Myanmar govt takes steps to repatriate Hindus who fled to Bangladesh

10 December 2017
Myanmar govt takes steps to repatriate Hindus who fled to Bangladesh
Hindu people gather at the temporary camp in Maungdaw township, Rakhine State, western Myanmar, 06 September 2017. Photo: Nyein Chan Naing/EPA

The Myanmar government is taking steps to repatriate more than 400 Hindus who fled to Bangladesh since August 25 after insurgent attacks on border police prompted counter-insurgency military operations in northern Rakhine State.
Union minister for Social Welfare, Relief and Resettlement Dr. Win Myat Aye on Thursday revealed the plan to reporters in administrative capital Naypyitaw at the meeting of the Union Enterprise for Humanitarian Assistance, Resettlement and Development in Rakhine State (UEHRD).
The Myanmar government has sent application forms for Hindu people to fill out in order to come back to Myanmar.
“We’ll send more application forms depending on the number of houses available in the area,” said Dr. Win Myat Aye, as many houses were burned down or damaged in the conflict.
On Nov. 22, the Myanmar and Bangladeshi governments signed a memorandum of understanding (MoU) on the repatriation of refugees. The two countries agreed to form a joint committee within three weeks and start the repatriation process within two months.
The Myanmar government sent application forms in response to the request of Hindu refugees, said Dr. Win Myat Aye, who is also the vice-chair of UEHRD, adding that the government would only send and accept application forms for those who were willing to come back to Myanmar of their own accord.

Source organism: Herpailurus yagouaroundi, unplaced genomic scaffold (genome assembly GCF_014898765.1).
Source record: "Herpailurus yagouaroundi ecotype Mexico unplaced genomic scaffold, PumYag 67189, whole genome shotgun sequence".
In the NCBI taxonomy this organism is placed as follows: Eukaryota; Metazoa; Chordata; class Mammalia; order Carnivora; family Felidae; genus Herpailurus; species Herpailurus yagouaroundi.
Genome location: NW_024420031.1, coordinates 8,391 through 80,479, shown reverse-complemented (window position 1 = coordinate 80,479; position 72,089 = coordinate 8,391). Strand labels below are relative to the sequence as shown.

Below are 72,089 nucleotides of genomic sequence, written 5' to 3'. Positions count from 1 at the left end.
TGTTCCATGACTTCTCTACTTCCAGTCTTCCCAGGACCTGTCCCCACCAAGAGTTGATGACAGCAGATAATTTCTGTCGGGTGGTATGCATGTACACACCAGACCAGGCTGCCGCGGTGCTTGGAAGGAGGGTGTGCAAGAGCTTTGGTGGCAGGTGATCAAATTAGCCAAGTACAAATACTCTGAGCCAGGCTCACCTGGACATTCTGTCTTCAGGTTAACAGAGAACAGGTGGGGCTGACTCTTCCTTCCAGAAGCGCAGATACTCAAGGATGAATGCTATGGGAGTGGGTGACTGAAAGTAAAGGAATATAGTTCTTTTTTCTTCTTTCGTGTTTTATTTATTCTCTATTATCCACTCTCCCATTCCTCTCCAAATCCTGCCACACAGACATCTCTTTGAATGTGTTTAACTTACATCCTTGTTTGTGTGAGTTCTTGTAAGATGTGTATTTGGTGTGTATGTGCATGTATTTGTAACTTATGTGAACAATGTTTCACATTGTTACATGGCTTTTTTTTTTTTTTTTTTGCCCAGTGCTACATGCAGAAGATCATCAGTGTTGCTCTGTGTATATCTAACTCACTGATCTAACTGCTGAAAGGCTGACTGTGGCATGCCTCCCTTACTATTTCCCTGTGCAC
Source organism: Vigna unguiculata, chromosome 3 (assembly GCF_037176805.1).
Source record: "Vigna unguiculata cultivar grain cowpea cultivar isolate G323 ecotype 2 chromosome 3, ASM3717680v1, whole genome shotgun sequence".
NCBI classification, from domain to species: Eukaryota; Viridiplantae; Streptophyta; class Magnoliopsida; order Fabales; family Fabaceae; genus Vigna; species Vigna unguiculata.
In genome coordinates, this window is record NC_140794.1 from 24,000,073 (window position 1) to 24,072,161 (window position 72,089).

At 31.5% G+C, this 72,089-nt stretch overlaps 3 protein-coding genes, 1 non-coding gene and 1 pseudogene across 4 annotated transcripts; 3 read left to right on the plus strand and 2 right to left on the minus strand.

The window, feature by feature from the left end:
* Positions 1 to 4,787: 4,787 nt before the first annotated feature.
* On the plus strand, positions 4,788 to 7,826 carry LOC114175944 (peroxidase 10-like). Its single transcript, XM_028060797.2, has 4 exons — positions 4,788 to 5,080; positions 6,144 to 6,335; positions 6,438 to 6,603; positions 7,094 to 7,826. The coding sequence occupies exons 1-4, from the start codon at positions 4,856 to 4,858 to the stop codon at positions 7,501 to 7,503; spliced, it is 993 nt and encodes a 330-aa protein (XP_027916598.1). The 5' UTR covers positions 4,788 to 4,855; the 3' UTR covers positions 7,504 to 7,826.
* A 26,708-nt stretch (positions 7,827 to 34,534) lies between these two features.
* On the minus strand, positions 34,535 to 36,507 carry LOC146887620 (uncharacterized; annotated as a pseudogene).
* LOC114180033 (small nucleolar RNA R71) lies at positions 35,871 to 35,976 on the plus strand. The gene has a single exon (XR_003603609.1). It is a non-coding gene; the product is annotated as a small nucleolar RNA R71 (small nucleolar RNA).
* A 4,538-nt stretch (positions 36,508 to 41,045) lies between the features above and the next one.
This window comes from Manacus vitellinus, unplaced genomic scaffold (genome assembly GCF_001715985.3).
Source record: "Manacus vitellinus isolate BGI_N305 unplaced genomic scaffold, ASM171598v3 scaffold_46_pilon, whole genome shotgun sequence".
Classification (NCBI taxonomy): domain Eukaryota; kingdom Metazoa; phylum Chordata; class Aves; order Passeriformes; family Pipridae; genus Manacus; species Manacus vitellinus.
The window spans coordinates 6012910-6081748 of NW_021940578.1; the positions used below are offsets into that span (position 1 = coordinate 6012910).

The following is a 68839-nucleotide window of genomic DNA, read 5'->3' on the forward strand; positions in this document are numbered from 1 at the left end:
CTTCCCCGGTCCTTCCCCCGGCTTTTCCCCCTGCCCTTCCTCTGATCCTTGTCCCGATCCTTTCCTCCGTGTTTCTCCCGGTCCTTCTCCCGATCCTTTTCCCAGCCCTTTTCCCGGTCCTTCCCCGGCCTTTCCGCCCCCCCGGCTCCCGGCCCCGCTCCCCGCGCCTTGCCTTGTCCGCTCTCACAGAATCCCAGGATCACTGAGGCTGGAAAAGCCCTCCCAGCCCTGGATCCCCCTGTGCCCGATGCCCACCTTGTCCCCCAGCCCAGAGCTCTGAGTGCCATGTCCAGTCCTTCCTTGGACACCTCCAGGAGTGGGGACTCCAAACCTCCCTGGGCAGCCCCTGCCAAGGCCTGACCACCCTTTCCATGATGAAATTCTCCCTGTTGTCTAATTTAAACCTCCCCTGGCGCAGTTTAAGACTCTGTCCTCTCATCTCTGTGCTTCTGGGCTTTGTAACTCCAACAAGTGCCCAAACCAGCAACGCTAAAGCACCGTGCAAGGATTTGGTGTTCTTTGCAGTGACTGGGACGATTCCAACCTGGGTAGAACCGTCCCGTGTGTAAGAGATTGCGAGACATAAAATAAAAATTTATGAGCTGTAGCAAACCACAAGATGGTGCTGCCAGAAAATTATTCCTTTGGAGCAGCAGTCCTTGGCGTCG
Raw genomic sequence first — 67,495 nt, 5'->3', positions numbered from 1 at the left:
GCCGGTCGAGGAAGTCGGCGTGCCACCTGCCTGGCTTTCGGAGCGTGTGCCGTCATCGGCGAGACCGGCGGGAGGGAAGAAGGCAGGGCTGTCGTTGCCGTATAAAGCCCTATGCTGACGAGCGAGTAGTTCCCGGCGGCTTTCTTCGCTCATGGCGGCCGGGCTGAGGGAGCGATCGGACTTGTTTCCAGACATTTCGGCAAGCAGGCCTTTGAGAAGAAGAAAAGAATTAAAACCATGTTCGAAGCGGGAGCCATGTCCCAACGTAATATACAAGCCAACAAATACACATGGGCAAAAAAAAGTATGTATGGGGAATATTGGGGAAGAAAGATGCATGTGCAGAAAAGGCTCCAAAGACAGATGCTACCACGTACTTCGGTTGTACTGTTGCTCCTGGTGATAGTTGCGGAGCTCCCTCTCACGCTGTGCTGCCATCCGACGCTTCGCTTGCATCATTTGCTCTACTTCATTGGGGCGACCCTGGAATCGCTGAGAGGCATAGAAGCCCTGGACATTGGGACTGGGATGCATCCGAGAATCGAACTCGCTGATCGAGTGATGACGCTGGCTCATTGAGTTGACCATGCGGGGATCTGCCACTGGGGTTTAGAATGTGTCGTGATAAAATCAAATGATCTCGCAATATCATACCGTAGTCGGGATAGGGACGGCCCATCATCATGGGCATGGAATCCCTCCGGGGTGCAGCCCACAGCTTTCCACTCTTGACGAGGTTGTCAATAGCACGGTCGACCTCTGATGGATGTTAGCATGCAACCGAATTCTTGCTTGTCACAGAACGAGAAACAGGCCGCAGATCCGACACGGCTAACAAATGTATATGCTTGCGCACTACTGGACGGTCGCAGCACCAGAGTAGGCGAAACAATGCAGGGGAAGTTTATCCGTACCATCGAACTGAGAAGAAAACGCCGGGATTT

“We are arranging accommodation for them. For example, we are planning to build houses near Nga Khu Ya and Taung Pyo Let Wae villages where houses were burned down,” the minister told reporters.
Arakanese lawmaker U Aung Thaung Shwe representing Rakhine State’s Buthidaung in the Lower House has criticized the government for failing to publicize the repatriation agreement.
He suggested that Arakanese people are likely to leave their native towns if the government accepts back Bengalis—a term used by the majority of Myanmar people to refer to the Rohingya as interlopers from Bangladesh—for fear that insurgents might also infiltrate into the state along with refugees.
The UN estimates that more than 600,000 Rohingya have fled to Bangladesh since Aug. 25, but the Myanmar government has denied those figures.
Courtesy of Southasian Monitor